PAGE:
Did You Know That Your Property Policy Won’t Protect You Against Flood?
Massive waves pummeling homes on the coast, homes floating down raging rivers which, only hours before, had been placid streams. You’ve seen it on the news, and you probably assumed the owners would be protected by their homeowners policy. Unfortunately, the Standard Homeowners or Property Policy excludes damage caused by flood. The insurance industry will not insure any event that might become a massive catastrophe. This has become the job of the government through the National Flood Insurance Program.
Flood extends beyond the obvious. Homes in low lying areas can experience flood damage even if they are not near usual bodies of water. A flash rain storm can gather water and roll down a hill or canyon filling usually dry areas and inundating homes. Just because it hasn’t happened before, doesn’t mean it can’t happen.
And it isn’t just hurricane waves, just a few inches of water can cost thousands of dollars in damage to a home. Flood insurance can help homeowners deal with the financial consequences of flooding, although like other types of insurance policies it doesn’t cover all losses.
You can only purchase flood insurance through an insurance agent; you cannot buy it directly from the National Flood Insurance Program (NFIP). Casswood Agency has worked with coastal flood issues for many years and our staff understands the protection available, rules and the complex jargon.
As with any other type of insurance, it's important to know what your policy does and does not cover. For example, damage caused by a sewer backup is only covered by flood insurance if it's a direct result of flooding; the damage is not covered if the backup is caused by some other problem.
- The insured building and its foundation
- Electrical and plumbing systems
- Central air-conditioning equipment, furnaces, and water heaters
- Refrigerators, cooking stoves, and built-in appliances such as dishwashers
- Permanently installed carpeting over unfinished flooring
- Permanently installed paneling, wallboard, bookcases, and cabinets
- Window blinds
- Detached garages (up to 10 percent of building property coverage; other than garages, detached buildings require a separate building property policy)
- Debris removal
Personal Contents Property
- Personal belongings, such as clothing, furniture, and electronic equipment
- Portable and window air-conditioners
- Portable microwave ovens and portable dishwashers
- Carpets that are not included in building coverage
- Clothing washers and dryers
- Food freezers and the food in them
- Certain valuable items such as original artwork and furs (up to $2,500)
What's Not Covered
- Damage caused by moisture, mildew, or mold that could have been avoided by the property owner
- Currency, precious metals, and valuable papers such as stock certificates
- Property and belongings outside of an insured building, such as trees, plants, wells, septic systems, walks, decks, patios, fences, seawalls, hot tubs, and swimming pools
- Living expenses, such as temporary housing
- Financial losses caused by business interruption or loss of use of insured property
- Most self-propelled vehicles, such as cars, including their parts (see Section IV.5 in your policy)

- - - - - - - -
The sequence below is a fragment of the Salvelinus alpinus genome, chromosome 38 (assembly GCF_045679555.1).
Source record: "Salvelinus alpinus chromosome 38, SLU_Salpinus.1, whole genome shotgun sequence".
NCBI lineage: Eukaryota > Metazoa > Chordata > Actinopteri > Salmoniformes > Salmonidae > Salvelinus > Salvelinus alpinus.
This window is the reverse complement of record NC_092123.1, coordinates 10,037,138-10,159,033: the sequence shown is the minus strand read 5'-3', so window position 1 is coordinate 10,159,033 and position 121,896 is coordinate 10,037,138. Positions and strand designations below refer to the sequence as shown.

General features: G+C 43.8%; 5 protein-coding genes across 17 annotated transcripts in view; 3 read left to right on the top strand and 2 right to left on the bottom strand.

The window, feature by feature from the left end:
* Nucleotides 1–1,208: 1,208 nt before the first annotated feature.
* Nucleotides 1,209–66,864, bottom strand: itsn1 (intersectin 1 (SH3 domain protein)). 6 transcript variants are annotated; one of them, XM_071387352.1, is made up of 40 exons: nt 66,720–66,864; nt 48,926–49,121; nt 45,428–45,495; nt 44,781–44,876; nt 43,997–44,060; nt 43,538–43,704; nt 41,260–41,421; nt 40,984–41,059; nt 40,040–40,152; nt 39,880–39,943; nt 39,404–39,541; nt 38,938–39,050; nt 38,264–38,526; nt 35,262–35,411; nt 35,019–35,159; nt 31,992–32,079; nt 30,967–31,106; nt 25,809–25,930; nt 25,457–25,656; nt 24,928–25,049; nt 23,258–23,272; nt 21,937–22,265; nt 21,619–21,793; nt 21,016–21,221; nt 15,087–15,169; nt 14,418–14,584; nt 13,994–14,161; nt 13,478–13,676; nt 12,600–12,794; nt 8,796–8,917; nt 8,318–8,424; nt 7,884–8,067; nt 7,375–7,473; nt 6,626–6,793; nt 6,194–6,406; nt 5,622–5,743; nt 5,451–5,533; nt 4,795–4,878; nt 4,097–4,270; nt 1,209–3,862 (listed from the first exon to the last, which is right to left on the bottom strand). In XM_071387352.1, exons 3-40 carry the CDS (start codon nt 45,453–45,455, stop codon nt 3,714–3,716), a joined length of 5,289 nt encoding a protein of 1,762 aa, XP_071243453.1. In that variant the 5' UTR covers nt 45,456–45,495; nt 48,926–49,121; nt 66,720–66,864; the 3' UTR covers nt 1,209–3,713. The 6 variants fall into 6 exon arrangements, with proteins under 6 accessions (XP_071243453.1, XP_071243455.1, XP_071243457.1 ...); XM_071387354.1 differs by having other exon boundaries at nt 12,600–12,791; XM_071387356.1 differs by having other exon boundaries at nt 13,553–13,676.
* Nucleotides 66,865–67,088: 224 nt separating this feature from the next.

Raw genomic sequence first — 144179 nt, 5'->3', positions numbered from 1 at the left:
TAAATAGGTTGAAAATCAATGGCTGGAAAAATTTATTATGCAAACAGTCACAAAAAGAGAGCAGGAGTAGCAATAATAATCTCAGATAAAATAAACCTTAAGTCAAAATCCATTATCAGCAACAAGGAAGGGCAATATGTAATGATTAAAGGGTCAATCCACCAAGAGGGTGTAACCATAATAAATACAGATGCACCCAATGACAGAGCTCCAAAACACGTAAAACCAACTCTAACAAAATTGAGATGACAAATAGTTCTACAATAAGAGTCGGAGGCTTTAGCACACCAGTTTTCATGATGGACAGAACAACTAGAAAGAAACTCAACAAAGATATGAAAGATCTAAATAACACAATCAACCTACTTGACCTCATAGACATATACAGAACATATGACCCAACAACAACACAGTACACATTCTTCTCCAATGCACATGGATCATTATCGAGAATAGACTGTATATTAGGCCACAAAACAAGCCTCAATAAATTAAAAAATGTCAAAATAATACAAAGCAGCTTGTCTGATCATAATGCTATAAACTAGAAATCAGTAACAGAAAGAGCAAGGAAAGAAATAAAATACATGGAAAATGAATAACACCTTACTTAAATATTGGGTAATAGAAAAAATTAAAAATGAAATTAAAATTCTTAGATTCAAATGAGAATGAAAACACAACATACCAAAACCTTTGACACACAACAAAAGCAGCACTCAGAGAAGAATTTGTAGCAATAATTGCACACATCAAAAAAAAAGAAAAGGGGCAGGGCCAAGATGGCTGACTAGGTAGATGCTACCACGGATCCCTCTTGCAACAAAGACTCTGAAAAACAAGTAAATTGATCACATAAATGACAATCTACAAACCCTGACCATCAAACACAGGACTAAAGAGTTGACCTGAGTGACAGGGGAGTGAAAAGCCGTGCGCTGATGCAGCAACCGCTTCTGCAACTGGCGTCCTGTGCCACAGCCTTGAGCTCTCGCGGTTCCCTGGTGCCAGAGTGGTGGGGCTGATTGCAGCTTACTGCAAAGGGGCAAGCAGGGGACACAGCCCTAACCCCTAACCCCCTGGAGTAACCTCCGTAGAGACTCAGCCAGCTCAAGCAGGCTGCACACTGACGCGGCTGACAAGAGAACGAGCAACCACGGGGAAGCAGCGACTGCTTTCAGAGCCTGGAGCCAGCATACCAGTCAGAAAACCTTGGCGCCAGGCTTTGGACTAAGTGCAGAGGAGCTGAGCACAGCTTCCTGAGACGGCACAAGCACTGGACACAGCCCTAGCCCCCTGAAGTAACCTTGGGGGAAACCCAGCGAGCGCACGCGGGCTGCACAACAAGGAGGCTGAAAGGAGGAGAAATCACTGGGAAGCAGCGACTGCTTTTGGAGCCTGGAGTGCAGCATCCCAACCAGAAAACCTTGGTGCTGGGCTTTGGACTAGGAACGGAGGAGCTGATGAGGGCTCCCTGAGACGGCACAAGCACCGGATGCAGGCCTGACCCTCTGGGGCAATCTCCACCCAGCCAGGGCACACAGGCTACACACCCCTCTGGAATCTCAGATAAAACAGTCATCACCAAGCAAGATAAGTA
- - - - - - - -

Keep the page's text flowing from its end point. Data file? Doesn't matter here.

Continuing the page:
Flood Insurance for Basements and Areas below the Lowest Elevated Floor
Coverage is limited in basements regardless of zone or date of construction. It's also limited in areas below the lowest elevated floor, depending on the flood zone and date of construction. These areas include:
- Crawl spaces under an elevated building
- Enclosed areas beneath buildings elevated on full-story foundation walls that are sometimes referred to as "walkout basements"
- Enclosed areas under other types of elevated buildings
Deductibles apply separately to building and contents with different amounts to choose. As with other insurance plans, a higher deductible will lower the premium you pay but will also reduce your claim payment, meaning you will need to cover the difference out of your own pocket. Sometimes a mortgage lender will set a maximum amount for your deductible.
Homes and businesses in high-risk flood areas with mortgages from federally regulated or insured lenders are required to have flood insurance. While flood insurance is not federally required if you live in a moderate- to low-risk flood area, your lender may still require you to have insurance.
Rates do not differ from company to company or agent to agent. The rates depend on several factors, including the date and type of construction of your home, along with your area's level of risk. Most premiums include a Federal Policy Fee, a fee to help defray any increased cost of compliance with higher standards after a flood, and a Homeowner Flood Insurance Affordability Act of 2014 Surcharge. If your community participates in the Community Rating System (CRS), you may qualify for an insurance premium discount. The discount is calculated based on the community's efforts to reduce the risk of flooding.
- If a building is newly designated in the high-risk Special Flood Hazard Area (SFHA) and you purchase flood insurance within the 13-month period following a map revision, there is a 1-day waiting period.
- If you purchase flood insurance in connection with making, increasing, extending, or renewing your mortgage loan, there is no waiting period.
- If you select additional insurance as an option on your insurance policy renewal bill, there is no waiting period.
- If a property is affected by flooding on burned Federal land and the policy is purchased within 60 days of the fire-containment date, there may be no waiting period. Waiving of the waiting period is determined at the time of claim.